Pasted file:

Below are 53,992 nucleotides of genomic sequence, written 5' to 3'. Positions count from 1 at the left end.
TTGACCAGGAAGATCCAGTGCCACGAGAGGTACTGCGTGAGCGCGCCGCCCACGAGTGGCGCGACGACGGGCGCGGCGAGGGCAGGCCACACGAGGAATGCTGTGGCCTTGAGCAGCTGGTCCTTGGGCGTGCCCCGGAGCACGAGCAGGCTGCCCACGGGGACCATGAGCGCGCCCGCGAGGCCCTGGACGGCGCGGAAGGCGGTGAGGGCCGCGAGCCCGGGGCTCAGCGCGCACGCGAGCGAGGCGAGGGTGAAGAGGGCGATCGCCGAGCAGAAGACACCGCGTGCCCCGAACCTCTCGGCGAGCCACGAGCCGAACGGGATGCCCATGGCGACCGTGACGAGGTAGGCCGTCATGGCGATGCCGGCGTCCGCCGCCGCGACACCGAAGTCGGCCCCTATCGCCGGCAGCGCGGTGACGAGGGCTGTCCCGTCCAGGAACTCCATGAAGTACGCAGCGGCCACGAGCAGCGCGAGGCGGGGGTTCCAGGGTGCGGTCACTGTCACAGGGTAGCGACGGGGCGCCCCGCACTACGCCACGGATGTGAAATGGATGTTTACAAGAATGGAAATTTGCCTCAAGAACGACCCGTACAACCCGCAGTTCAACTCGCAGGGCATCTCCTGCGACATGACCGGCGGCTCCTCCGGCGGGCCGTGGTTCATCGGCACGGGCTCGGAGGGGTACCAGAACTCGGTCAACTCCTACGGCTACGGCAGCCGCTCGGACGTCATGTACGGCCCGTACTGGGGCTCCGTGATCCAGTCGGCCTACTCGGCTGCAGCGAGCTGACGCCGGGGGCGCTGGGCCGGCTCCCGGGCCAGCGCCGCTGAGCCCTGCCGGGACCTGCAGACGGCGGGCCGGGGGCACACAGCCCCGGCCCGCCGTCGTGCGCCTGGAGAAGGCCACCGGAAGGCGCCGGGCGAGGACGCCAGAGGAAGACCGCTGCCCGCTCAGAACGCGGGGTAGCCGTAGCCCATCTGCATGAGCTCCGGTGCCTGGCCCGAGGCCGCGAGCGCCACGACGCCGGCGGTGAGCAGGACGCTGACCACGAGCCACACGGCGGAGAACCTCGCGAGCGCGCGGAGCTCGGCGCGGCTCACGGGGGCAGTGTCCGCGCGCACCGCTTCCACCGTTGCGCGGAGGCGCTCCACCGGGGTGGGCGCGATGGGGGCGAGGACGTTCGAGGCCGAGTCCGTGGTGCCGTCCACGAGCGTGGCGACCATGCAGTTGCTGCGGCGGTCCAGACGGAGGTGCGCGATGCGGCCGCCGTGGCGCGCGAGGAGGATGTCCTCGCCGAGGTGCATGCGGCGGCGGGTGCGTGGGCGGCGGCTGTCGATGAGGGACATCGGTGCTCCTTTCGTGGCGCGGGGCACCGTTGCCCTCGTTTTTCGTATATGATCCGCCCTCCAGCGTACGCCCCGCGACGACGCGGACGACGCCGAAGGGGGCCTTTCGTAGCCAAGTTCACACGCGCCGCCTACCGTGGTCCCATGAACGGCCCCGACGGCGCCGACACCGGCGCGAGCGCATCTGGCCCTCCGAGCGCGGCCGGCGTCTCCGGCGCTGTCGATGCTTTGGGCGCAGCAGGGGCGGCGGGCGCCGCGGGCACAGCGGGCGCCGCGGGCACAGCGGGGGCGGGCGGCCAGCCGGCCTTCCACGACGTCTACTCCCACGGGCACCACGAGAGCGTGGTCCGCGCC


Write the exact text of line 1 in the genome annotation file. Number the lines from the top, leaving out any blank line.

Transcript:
Below are 53,992 nucleotides of genomic sequence, written 5' to 3'. Positions count from 1 at the left end.